Republican presidential hopeful Newt Gingrich, scrambling to secure enough support to appear on the Virginia ballot during the state’s March primary next year, urged party activists in suburban Richmond Thursday morning to sign his candidate petitions .
The fomer House speaker did not mention his chief rival, former Massachusetts governor Mitt Romney, in his 14-minute speech, but
instead focused his criticism on President Obama.
“Everything he believes in kills jobs — too much red tape, too much regulation, too much litigation, too many taxes,’’ Gingrich said at the Short Pump Hilton.
Gingrich took a couple of jabs at Texas Rep. Ron Paul and Romney during a question-and-answer period. He said Paul does not believe the threat of Iran is as serious as he does, and that Romney’s health care policy in Massachusetts will hurt him in New Hampshire. “If he loses New Hampshire, I don’t see how he has a base to do anything,’’ he said.
Gingrich said he expects to come in second in New Hampshire and third or fourth in Iowa, and win South Carolina and Florida, states that border Georgia, which he represented in Congress for 20 years.
He made a two-day trip to Virginia to try to get enough support to meet the state’s signature deadline Thursday. “This is a state where I’m pretty comfortable about what happens,’’ he said.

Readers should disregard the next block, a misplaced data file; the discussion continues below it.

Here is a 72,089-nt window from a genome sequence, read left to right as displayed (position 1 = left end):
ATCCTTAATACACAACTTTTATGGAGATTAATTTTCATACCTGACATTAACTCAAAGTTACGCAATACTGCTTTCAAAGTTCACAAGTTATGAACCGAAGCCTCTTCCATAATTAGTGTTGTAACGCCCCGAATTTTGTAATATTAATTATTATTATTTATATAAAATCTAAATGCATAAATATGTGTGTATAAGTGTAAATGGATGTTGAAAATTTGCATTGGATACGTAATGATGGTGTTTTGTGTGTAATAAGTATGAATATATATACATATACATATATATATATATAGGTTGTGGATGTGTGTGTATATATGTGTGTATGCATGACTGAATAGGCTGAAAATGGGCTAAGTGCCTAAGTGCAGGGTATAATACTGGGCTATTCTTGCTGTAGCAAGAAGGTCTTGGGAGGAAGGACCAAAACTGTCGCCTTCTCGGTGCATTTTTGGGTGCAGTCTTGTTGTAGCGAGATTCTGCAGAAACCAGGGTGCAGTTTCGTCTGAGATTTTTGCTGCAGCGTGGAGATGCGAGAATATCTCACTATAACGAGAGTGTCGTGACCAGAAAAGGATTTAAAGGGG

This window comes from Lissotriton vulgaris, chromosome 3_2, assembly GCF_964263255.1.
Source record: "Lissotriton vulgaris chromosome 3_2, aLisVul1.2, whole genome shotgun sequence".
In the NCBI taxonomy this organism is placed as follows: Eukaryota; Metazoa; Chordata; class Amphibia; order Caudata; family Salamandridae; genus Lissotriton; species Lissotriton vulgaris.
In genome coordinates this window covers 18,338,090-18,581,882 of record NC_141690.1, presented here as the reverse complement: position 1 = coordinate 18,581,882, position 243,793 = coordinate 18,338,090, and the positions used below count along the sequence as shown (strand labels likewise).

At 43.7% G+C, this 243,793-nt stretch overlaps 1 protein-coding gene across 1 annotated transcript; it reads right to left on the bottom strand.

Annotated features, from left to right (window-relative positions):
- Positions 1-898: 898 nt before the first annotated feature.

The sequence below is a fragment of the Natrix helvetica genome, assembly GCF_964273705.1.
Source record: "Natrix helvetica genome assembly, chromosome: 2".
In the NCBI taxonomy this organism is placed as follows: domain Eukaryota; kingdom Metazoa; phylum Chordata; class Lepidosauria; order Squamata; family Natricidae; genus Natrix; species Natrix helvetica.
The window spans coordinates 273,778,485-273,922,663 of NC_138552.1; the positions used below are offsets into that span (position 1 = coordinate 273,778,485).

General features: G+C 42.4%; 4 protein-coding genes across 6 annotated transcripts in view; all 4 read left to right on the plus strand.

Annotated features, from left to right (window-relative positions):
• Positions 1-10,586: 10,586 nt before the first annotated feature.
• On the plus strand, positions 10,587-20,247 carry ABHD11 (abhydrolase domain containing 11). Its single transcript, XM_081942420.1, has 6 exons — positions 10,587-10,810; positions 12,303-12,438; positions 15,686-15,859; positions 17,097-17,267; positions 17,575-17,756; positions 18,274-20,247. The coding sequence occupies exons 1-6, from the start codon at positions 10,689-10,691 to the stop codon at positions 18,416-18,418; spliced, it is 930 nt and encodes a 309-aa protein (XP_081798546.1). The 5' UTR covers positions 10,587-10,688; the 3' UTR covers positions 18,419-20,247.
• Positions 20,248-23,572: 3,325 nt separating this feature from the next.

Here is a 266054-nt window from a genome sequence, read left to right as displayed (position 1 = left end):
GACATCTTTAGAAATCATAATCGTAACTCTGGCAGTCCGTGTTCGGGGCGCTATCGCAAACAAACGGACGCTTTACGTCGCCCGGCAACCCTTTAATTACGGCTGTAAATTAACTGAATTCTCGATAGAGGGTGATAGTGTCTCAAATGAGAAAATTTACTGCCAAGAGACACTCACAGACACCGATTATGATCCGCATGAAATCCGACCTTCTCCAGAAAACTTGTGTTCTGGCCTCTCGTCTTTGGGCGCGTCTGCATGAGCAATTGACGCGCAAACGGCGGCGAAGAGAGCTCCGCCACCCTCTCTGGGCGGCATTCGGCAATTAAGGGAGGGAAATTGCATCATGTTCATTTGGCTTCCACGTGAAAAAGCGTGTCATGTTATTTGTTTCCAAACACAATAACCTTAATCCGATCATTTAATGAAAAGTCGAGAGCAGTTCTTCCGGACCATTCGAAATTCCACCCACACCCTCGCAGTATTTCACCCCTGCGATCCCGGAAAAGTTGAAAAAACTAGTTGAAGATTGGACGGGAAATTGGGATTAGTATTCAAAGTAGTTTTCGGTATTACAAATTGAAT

Gingrich lives in McLean and there were numerous references to him being a Virginian.
A poll released Wednesday showed Gingrich with a slight lead over Romney among Virginia Republicans in the race for president. The Quinnipiac University poll shows Gingrich at 30 percent and Romney at 25 percent among Republican voters.
Candidates have until 5 p.m. to collect 10,000 signatures from across the state and another 400 from each congressional district.
The task took him away from New Hampshire and Iowa just weeks before voters go to the polls. Most GOP presidential candidates have come through Virginia once or twice, but are concentrating on the early primary states.
Gingrich’s campaign was still collecting signatures Wednesday at a rally in Arlington and again Thursday in Richmond. But Gingrich said he would have enough and he would personally deliver them this afternoon.
Romney became the first Republican presidential candidate Tuesday to submit signatures for Virginia’s primary election ballot. President Obama was the first presidential candidate to submit his signatures Dec. 2.
Both parties will begin certifying signatures Thursday afternoon, and finish the task by 5 p.m. Friday.
Thursday’s low-dollar breakfast fundraiser the Hilton Hotel in Short Pump raised money for the state party.
“It’s great to be exposed to these people,’’ said former Lt. Gov. John Hager (R), who was seated in the audience. “The others have come too.”
Gov. Bob McDonnell, chairman of the Republican Governors Association, introduced Gingrich. Several presidential candidates have asked him for his endorsement, but so far he has declined.
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